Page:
Bersa Discos is now on its fourth release, titled, appropriately, Bersa #4 and featuring Afro-Colombian-tinged tracks by Brooklyn's Uproot Andy and deeper sounds from the Netherlands' Sonido del Principe. And the Tormenta Tropical party has seen legends like DJ/Rupture, South Rakkas Crew, Buraka Som Sistema, Toy Selectah, and even the Zizek folks burn up the stage. Shawn says to keep a 2k9 ear out for DJ Panik's Texan "crunk cumbia." Meanwhile, UK "bashment" crew the Heatwave hop in Dec. 19 to enliven the party's first anniversary.

SFBG What originally attracted you to the new cumbia style?

ORO11 I first got into cumbia in 2001 while I was in Buenos Aires -- the same time that the Argentine economy was collapsing. Kids were still heading to the clubs all night, but as a whole the music was pretty unimpressive. Lots of '80s, trance, Ramones, and Rolling Stones — seriously, whole subcultures based on those last two. But one day I caught a Sunday TV variety show called Pasion Tropical that had the group Pibes Chorros on. Those dudes were repping heavy keyboard-guitars, long hair, and skull tees. They had a different sound that grabbed me, meaner than most cumbia I had heard. So I started tracking down their mixes, chopping up their samples, and making cumbia remixes with dancehall and hip-hop thrown in. Guys like Marcelo Fabian, Villa Diamante, Sonido Martines, and Daleduro were messing with cumbia too. So we started linking up, throwing parties together. Shawn and I met not too long after and started throwing the idea of Bersa Discos around.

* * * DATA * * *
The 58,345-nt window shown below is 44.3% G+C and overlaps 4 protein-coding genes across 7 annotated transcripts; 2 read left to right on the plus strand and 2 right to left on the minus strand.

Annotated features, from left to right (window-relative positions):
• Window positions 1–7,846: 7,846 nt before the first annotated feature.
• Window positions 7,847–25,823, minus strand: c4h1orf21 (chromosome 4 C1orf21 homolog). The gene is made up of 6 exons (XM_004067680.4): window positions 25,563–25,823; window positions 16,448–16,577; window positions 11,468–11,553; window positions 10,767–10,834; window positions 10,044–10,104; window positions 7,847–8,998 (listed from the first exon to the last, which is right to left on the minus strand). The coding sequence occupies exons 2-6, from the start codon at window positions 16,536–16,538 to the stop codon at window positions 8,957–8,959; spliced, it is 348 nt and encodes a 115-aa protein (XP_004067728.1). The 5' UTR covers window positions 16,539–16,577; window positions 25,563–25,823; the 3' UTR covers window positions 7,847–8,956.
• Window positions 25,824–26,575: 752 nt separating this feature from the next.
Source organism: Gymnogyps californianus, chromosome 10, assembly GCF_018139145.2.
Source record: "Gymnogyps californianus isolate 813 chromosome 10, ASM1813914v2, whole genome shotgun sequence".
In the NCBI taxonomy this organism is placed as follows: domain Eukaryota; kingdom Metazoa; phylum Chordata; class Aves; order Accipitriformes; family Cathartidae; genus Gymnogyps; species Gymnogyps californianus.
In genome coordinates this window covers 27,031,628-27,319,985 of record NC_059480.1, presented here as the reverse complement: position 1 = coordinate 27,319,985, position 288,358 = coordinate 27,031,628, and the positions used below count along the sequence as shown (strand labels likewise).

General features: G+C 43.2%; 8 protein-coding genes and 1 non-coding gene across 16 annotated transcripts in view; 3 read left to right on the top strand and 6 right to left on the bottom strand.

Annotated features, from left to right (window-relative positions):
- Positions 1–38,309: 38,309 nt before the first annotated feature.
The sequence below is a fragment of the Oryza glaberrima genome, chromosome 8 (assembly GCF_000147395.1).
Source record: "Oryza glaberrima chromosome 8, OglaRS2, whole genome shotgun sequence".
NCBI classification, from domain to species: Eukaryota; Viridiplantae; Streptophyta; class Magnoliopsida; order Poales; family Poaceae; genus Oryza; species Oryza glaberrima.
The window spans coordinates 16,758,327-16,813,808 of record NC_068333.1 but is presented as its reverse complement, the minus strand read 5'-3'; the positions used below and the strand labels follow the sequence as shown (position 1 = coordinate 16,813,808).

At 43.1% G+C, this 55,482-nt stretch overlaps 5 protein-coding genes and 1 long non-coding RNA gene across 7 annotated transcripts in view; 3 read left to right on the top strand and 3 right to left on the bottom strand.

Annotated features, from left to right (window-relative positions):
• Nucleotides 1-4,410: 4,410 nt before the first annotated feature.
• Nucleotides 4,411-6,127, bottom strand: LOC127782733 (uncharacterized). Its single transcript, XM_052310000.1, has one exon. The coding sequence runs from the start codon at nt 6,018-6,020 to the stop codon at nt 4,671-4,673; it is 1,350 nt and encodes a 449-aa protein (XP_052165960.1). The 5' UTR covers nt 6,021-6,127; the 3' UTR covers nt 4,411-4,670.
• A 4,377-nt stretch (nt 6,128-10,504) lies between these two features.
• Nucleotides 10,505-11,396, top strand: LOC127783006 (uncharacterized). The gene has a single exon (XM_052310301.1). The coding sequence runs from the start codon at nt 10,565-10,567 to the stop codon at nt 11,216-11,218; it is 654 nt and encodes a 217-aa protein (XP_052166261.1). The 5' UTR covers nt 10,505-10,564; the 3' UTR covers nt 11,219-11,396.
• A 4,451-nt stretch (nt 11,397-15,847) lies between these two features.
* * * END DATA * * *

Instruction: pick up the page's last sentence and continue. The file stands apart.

SFBG What are some of your most memorable Tormenta Tropical experiences?